How to Cut Finger and Box Joints with a Router or Table Saw Jig
Box joints might not be the most interesting or attractive joints, but they are very sturdy and simple to cut in most shops. Although not as dressy as dovetails, box joints are versatile joints great for all kinds of everyday projects. You can use them to build attractive boxes and trays, good-looking drawers and carcasses, and tool totes and chests strong enough to withstand daily use.
Box joints tend to create very strong joints because of their large surface area, making them perfect for projects like tool trays which carry small but heavy loads. Sometimes confusingly referred to as “finger joints”, box joints are best for joining two frame or carcass members to form a corner. With a series of evenly sized pins and notches spaced along the length of a corner, box joints form simple but attractive exposed connections. They don’t mechanically interlock like dovetails, but box joints do have lots of surface area, so they’re very strong when glued together.
Finger joints are a thinner, more delicate cut than box joints, but work extremely well for long pieces like molding and boats. Finger joints feature a series of fingerlike pins and corresponding tapered notches that interlock to joint two parts together. They’re best used to scarf frame or panel members end to end, to form longer members. Finger joints are very handy for creating parts longer than the stock you have on hand; say, for a crown molding that traverses the entire length of a kitchen or den. Finger-joined scarf joints are also commonly used in boat building; say, for forming the gunwale on a canoe or sailboat.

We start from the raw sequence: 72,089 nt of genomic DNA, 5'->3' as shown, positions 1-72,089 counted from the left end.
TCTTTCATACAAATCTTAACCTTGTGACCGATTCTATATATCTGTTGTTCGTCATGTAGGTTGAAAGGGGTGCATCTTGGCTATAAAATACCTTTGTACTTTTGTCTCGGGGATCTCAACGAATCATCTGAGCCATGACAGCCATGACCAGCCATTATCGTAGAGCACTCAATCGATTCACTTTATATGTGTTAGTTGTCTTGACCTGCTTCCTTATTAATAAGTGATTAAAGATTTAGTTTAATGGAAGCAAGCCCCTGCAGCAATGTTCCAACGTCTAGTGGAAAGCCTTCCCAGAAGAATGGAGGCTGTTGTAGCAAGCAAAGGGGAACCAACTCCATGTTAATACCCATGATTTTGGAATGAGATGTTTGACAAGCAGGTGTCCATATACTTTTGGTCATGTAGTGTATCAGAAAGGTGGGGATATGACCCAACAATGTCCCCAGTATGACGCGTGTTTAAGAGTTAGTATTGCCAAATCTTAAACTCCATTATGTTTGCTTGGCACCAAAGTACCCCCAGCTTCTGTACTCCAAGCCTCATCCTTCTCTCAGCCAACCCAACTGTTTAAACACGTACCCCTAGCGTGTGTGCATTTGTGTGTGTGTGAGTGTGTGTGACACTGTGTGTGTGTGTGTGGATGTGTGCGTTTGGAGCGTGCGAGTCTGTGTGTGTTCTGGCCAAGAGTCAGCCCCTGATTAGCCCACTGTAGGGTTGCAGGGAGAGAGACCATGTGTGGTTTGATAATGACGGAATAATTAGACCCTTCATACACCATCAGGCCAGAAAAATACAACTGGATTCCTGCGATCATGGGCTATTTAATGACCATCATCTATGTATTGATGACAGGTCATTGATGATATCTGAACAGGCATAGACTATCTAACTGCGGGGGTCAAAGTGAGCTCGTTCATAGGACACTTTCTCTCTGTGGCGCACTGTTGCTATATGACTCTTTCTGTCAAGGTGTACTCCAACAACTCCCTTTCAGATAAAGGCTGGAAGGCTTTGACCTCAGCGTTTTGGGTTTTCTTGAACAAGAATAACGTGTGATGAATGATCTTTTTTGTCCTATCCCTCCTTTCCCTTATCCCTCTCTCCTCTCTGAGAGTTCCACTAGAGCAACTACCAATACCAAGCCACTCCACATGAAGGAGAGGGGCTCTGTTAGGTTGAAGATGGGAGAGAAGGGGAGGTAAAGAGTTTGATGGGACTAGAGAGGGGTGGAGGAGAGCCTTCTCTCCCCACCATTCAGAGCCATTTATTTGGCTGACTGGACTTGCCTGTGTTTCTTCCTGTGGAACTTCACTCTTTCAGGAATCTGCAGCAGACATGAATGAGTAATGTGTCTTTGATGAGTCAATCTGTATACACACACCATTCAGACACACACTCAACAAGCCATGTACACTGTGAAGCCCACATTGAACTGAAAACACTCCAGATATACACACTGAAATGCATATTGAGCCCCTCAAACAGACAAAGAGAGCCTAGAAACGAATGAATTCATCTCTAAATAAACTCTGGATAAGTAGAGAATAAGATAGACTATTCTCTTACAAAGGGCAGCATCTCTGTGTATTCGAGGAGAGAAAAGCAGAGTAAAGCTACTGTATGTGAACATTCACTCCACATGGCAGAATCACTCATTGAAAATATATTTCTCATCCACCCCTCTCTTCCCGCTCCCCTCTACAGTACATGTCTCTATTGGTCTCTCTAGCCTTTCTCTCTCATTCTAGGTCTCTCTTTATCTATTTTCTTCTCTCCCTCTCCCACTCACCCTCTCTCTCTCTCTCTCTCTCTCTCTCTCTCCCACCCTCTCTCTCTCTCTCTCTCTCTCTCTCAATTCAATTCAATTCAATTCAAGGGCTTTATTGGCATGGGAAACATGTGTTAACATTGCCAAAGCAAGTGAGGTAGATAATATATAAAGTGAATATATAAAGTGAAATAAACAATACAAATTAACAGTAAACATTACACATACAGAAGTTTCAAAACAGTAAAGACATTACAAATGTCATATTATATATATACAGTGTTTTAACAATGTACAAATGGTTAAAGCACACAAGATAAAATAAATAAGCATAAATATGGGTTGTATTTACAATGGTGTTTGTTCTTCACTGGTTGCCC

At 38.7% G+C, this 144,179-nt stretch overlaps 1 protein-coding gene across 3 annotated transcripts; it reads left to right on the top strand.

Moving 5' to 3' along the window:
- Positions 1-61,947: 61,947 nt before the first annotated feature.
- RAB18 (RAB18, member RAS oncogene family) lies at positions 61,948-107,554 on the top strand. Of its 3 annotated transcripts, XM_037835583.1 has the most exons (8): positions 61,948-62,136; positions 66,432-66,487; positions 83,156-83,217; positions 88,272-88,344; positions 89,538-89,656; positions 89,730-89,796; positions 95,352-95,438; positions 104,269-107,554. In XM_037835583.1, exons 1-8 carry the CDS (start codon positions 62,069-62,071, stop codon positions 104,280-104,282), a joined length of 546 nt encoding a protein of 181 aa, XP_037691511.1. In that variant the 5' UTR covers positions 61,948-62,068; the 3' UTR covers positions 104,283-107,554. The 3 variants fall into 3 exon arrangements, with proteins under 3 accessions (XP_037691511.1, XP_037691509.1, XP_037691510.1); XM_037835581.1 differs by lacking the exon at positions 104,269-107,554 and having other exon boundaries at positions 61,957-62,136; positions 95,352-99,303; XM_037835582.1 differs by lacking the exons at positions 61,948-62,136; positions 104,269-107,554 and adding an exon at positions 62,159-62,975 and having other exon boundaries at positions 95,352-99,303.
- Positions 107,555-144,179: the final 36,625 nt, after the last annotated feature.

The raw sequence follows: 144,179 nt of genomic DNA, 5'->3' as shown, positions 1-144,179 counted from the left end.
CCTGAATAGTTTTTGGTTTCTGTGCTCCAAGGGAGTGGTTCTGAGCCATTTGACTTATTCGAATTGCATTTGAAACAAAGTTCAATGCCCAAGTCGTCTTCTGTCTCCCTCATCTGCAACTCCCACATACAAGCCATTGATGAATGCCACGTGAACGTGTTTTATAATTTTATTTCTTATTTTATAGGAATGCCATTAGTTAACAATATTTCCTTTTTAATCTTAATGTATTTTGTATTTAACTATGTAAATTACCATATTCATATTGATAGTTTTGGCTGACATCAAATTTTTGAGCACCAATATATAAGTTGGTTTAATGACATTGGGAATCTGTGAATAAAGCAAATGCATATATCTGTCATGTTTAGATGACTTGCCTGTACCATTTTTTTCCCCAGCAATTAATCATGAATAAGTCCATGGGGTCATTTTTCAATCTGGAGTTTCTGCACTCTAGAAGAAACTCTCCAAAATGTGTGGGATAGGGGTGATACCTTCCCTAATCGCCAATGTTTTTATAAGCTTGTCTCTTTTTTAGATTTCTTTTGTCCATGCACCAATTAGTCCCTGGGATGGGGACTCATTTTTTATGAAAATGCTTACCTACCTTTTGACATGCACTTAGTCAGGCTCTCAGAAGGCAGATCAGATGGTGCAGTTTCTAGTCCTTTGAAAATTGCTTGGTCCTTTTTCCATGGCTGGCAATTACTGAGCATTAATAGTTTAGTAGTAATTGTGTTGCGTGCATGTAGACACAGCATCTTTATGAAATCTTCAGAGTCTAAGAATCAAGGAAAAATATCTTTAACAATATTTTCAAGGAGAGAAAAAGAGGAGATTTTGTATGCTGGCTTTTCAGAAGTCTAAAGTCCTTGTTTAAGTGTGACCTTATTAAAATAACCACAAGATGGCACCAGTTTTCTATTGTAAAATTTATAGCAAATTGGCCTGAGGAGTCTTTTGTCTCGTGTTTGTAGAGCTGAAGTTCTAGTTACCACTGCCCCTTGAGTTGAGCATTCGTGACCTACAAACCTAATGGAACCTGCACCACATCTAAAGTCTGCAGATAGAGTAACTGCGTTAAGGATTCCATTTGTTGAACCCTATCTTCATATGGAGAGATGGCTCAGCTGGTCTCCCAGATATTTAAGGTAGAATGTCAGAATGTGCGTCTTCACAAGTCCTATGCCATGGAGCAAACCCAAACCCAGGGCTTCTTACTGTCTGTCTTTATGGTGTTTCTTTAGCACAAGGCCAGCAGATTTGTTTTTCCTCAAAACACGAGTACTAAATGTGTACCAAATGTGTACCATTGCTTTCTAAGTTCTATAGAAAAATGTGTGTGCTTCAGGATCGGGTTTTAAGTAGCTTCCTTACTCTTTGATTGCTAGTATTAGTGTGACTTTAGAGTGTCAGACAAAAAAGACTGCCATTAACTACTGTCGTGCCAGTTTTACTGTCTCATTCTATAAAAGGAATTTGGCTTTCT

A sliding fence jig across your router table (or table saw) can help you cut a lot of simple box joints in almost no time. While you could cut box and finger joints by hand, both joints are most quickly and efficiently cut with power tools, in either solid wood or plywood. The easiest methods include using a sliding jig and a table saw, a portable router and a template-style joinery jig, or a router table and sliding fence jig or dedicated box joint router bit. Cutting finger joints requires a special bit used with a hefty router in a router table, or a finger-joint cutter used with a shaper.